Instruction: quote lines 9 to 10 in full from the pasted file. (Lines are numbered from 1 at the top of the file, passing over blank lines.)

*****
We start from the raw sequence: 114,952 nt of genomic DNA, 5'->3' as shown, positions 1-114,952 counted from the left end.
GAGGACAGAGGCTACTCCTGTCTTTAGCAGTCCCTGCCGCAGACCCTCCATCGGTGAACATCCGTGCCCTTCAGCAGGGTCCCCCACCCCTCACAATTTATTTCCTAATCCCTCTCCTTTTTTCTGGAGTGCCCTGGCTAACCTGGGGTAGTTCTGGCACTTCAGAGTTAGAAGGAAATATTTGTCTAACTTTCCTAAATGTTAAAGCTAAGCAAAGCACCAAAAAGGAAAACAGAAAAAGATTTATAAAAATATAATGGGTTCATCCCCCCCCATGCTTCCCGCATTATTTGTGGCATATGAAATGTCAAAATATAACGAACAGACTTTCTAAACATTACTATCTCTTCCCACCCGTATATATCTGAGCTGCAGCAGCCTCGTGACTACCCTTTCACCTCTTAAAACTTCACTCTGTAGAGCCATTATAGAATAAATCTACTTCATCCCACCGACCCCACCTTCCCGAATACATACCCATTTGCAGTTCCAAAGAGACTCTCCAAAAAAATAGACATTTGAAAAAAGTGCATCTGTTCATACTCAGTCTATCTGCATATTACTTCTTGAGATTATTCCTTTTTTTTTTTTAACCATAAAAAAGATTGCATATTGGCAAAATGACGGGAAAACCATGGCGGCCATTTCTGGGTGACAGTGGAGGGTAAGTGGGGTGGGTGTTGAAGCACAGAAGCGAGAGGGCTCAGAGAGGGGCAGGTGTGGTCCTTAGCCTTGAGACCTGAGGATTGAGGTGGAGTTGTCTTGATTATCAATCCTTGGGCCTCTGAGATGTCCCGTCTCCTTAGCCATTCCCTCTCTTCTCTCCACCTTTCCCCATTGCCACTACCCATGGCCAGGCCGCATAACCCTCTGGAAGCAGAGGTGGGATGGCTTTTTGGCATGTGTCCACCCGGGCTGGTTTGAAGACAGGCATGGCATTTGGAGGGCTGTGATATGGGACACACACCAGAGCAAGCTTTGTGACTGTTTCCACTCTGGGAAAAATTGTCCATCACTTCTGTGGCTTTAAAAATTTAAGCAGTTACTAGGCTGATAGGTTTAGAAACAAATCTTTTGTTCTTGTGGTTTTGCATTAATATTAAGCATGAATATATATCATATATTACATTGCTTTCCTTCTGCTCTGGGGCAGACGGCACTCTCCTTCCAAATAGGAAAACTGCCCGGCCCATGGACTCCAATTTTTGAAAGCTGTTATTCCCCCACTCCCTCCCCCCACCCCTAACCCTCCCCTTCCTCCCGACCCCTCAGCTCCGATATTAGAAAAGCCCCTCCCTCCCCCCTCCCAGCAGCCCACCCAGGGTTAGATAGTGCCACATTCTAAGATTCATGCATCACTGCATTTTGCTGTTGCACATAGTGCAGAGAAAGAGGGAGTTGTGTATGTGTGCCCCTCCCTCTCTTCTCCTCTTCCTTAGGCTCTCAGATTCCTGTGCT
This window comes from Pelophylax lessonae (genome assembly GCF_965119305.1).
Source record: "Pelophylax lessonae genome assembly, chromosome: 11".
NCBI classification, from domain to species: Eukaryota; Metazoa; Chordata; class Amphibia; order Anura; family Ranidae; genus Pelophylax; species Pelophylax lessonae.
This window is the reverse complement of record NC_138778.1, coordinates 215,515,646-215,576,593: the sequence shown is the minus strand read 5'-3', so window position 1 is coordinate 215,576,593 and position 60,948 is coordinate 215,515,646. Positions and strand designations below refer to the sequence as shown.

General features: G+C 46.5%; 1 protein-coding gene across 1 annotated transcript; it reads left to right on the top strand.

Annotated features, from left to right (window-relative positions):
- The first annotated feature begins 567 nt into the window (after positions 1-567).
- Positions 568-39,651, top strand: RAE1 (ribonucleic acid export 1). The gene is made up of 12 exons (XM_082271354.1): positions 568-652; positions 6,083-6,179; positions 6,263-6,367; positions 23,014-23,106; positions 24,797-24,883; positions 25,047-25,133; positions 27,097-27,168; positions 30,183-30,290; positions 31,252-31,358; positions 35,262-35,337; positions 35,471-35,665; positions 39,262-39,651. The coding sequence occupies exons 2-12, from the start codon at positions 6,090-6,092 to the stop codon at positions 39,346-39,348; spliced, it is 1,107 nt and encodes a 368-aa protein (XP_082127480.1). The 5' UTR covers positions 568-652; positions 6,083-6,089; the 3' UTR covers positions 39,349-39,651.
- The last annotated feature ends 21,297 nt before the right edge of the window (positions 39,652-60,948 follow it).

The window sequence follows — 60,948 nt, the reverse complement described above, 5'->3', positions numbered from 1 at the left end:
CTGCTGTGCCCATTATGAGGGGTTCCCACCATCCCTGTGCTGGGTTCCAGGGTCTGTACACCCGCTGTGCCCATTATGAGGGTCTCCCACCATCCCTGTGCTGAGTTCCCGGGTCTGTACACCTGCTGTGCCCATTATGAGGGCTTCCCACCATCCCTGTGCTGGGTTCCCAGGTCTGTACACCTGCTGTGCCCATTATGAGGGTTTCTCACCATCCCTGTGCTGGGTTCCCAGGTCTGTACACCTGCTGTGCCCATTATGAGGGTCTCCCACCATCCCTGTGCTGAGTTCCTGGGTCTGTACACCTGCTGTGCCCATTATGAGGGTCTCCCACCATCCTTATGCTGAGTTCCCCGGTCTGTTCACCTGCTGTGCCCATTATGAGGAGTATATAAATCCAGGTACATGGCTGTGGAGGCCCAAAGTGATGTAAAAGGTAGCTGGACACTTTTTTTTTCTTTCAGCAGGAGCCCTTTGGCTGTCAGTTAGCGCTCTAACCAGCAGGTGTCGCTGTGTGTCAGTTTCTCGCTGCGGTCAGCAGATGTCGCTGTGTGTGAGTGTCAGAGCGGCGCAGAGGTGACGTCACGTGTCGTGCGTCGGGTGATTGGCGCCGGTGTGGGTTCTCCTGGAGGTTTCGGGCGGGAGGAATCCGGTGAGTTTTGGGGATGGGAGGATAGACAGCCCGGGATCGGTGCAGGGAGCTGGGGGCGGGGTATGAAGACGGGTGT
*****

- The first annotated feature begins 567 nt into the window (after positions 1-567).
- Positions 568-39,651, top strand: RAE1 (ribonucleic acid export 1). The gene is made up of 12 exons (XM_082271354.1): positions 568-652; positions 6,083-6,179; positions 6,263-6,367; positions 23,014-23,106; positions 24,797-24,883; positions 25,047-25,133; positions 27,097-27,168; positions 30,183-30,290; positions 31,252-31,358; positions 35,262-35,337; positions 35,471-35,665; positions 39,262-39,651. The coding sequence occupies exons 2-12, from the start codon at positions 6,090-6,092 to the stop codon at positions 39,346-39,348; spliced, it is 1,107 nt and encodes a 368-aa protein (XP_082127480.1). The 5' UTR covers positions 568-652; positions 6,083-6,089; the 3' UTR covers positions 39,349-39,651.